1. I sympathize with Potter that quantitative studies are reductionist(259). He mainly pointed to the content analysis. But I think, often in social science, and notably in our field, scholars tend to study only those variables that are quantifiable, rather than quantifying the variable. Question remains however, is qualitative research free from this accusation?
2. The terminology of convergence that Potter used, or blurred genres is really blurred. There could be various patterns of convergence, he stopped short of specifying what type he is aiming towards. There may be a tendency to assimilate between approaches, or one complimenting the other, or one becoming a main and the other a sub. Also, since his book was from 1990s, I’d like to know what the latest trend is. I mean, who is winning? Isn’t there a study that analyzed major publications?
3. Some scholars see qualitative approach as having and antecedent value (306). Actually this is what I had gathered while doing assignments for this course. Focus group, participant observation or reception analysis gave me ideas and intuitions for future studies. And numbers of cross-national comparative studies I read used extensive case studies to establish a typology , then moved on to quantitative analysis. I have a proposition. Why don’t we discuss Dr.Harp and Ingrid’s paper that had both quantitative and qualitative method, and talk about which should have been the main and which should have been the sub.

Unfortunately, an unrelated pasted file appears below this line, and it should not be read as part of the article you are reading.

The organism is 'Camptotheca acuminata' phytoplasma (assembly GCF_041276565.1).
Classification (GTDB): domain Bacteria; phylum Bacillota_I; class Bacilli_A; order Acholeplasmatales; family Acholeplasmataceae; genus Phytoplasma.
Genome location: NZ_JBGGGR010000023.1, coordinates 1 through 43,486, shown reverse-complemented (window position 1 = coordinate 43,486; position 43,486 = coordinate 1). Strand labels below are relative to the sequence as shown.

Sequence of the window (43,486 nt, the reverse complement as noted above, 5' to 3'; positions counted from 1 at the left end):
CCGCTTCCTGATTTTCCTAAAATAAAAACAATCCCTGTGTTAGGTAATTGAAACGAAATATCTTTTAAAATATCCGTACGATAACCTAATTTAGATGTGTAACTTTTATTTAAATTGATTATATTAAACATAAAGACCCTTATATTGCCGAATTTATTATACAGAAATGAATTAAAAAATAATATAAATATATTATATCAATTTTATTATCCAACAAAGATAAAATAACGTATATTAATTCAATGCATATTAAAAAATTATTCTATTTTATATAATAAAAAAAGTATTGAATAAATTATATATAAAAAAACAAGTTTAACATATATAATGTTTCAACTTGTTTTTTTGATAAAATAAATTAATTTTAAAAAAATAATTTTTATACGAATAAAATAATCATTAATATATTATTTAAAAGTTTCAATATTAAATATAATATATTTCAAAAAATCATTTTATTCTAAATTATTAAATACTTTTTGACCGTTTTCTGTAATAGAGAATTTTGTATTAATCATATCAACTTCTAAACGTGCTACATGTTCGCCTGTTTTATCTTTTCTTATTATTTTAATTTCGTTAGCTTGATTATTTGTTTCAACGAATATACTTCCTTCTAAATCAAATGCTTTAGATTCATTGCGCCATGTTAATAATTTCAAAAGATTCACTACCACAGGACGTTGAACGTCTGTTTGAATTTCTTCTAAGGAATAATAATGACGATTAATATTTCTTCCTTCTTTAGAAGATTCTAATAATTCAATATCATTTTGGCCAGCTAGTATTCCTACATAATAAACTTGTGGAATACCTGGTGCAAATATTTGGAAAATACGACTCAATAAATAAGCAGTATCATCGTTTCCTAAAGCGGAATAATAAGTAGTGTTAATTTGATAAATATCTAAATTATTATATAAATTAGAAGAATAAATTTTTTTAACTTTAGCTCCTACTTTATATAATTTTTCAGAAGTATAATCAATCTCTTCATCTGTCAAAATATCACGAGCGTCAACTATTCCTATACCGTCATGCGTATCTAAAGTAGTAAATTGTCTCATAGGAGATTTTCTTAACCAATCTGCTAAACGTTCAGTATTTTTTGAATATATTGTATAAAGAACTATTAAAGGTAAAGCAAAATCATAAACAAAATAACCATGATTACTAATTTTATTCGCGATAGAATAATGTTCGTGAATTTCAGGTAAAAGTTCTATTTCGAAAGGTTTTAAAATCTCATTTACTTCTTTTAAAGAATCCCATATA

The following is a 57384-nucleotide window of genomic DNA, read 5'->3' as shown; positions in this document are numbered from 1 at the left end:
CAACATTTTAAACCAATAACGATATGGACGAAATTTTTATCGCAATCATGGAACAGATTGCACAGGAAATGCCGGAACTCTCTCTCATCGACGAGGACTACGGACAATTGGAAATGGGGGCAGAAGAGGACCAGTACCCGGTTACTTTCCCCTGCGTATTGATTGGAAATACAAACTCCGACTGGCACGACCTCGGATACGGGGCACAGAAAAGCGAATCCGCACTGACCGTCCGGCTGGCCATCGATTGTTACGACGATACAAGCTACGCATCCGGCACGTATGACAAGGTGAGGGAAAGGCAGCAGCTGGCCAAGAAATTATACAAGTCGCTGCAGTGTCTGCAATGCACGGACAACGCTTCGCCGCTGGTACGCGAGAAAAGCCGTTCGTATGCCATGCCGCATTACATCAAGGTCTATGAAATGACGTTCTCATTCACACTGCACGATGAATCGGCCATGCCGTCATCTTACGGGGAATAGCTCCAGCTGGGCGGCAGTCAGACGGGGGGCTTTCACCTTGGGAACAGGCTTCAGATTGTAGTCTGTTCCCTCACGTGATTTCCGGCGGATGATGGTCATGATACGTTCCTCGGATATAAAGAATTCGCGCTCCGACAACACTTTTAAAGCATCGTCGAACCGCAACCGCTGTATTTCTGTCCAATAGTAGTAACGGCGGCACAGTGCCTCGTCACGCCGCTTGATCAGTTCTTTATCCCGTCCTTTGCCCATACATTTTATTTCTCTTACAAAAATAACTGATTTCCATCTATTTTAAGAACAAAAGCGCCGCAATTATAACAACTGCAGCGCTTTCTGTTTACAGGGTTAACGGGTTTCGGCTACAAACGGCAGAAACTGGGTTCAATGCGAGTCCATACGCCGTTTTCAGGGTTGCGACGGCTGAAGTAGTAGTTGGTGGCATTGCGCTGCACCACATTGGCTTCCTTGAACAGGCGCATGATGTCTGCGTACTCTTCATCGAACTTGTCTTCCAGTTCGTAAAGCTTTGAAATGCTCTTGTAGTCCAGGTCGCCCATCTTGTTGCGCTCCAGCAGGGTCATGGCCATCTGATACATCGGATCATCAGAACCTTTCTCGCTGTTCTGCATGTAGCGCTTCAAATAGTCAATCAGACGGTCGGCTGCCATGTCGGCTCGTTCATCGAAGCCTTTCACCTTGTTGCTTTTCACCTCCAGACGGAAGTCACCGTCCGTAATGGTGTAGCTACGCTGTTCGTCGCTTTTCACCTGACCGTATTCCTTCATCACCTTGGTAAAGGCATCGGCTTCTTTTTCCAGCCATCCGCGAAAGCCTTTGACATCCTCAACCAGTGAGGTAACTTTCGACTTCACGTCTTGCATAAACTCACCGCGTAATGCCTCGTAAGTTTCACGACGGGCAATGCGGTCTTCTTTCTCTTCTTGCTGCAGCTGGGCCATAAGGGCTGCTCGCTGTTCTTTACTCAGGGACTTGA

4. I think Potter gave a very nice descriptions about why qualitative and quantitative approach are destined to be complimentary, and what quantitative can’t do what qualitative can. For example, “there is a premium placed on more phenomenological research where there are no prior expectations” (318). For me, joy of doing qualitative assignments was to find something that was not conceived before. Put it simply, I was glad when I got something unexpected in doing qualitative work, whereas when doing quantitative study, the joy was when I got the expected result.
5. Potter argued the most important force behind convergence is the desire of scholars to want it happen(331). I disagree. The most important force behind convergence is that both the quantitative and qualitative approaches are imperfect. And the most important force against convergence is scholars who don’t want it to happen.